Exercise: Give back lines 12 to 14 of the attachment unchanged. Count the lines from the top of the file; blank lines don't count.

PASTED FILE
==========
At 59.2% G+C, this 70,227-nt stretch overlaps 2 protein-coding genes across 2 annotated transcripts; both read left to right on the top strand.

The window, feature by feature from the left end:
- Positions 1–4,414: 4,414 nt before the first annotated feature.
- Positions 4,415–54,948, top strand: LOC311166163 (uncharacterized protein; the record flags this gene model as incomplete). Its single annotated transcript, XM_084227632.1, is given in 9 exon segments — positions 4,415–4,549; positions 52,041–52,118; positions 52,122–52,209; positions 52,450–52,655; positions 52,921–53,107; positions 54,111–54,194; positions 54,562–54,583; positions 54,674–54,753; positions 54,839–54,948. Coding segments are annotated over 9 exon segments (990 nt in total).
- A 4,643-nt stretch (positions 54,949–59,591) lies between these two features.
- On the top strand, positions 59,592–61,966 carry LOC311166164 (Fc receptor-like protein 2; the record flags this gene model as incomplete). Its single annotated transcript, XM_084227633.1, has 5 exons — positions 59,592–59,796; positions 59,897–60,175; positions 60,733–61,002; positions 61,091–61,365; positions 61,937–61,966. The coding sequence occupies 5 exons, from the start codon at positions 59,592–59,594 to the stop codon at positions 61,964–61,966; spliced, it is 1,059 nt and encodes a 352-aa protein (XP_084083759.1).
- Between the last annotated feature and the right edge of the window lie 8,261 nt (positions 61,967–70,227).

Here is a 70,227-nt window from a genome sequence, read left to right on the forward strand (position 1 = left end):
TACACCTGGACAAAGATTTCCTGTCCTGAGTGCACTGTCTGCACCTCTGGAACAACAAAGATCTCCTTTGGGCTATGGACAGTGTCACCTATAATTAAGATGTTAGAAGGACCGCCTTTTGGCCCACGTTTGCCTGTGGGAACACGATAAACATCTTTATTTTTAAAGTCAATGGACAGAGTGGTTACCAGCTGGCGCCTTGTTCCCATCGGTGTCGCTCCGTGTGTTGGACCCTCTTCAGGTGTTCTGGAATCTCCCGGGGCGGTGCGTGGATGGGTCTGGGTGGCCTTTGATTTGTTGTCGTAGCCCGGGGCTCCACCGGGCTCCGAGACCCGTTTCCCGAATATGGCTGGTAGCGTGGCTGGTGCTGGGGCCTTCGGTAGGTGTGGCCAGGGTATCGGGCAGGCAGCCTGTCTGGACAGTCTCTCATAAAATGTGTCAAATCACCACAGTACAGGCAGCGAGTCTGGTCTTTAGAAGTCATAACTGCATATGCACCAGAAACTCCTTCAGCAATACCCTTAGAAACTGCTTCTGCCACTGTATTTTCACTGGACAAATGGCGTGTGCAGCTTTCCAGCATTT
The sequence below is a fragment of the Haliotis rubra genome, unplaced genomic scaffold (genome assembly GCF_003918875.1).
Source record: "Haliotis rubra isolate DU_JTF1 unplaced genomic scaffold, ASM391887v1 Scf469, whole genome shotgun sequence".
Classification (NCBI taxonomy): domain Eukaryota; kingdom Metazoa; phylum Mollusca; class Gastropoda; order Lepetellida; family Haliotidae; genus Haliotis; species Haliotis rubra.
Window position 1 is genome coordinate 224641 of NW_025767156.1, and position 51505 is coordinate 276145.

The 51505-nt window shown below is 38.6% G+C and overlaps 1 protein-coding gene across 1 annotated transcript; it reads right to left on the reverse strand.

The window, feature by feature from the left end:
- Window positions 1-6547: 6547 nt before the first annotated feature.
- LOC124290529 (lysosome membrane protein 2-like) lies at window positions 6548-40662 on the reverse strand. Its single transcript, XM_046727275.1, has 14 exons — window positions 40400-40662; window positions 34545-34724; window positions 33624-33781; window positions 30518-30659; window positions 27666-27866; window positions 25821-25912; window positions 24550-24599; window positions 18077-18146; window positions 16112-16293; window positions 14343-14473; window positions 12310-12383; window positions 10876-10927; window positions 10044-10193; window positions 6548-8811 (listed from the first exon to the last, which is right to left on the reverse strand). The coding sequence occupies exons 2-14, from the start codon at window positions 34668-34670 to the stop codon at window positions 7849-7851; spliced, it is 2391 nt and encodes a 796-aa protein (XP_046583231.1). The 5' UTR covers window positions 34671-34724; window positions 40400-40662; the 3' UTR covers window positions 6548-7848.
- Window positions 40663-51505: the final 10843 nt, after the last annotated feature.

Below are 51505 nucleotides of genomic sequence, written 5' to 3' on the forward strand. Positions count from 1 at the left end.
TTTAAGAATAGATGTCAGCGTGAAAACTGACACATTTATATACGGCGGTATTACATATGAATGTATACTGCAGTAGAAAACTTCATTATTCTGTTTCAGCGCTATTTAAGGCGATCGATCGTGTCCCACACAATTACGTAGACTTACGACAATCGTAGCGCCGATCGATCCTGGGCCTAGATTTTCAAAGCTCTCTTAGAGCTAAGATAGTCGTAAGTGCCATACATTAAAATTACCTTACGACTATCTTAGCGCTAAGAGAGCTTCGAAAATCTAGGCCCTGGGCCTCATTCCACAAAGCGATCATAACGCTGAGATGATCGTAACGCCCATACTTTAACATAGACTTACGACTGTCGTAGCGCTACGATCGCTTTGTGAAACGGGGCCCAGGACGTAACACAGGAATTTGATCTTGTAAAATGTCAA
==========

Classification (NCBI taxonomy): domain Eukaryota; kingdom Metazoa; phylum Mollusca; class Gastropoda; order Lepetellida; family Haliotidae; genus Haliotis; species Haliotis rubra.
Window position 1 is genome coordinate 224641 of NW_025767156.1, and position 51505 is coordinate 276145.

The 51505-nt window shown below is 38.6% G+C and overlaps 1 protein-coding gene across 1 annotated transcript; it reads right to left on the reverse strand.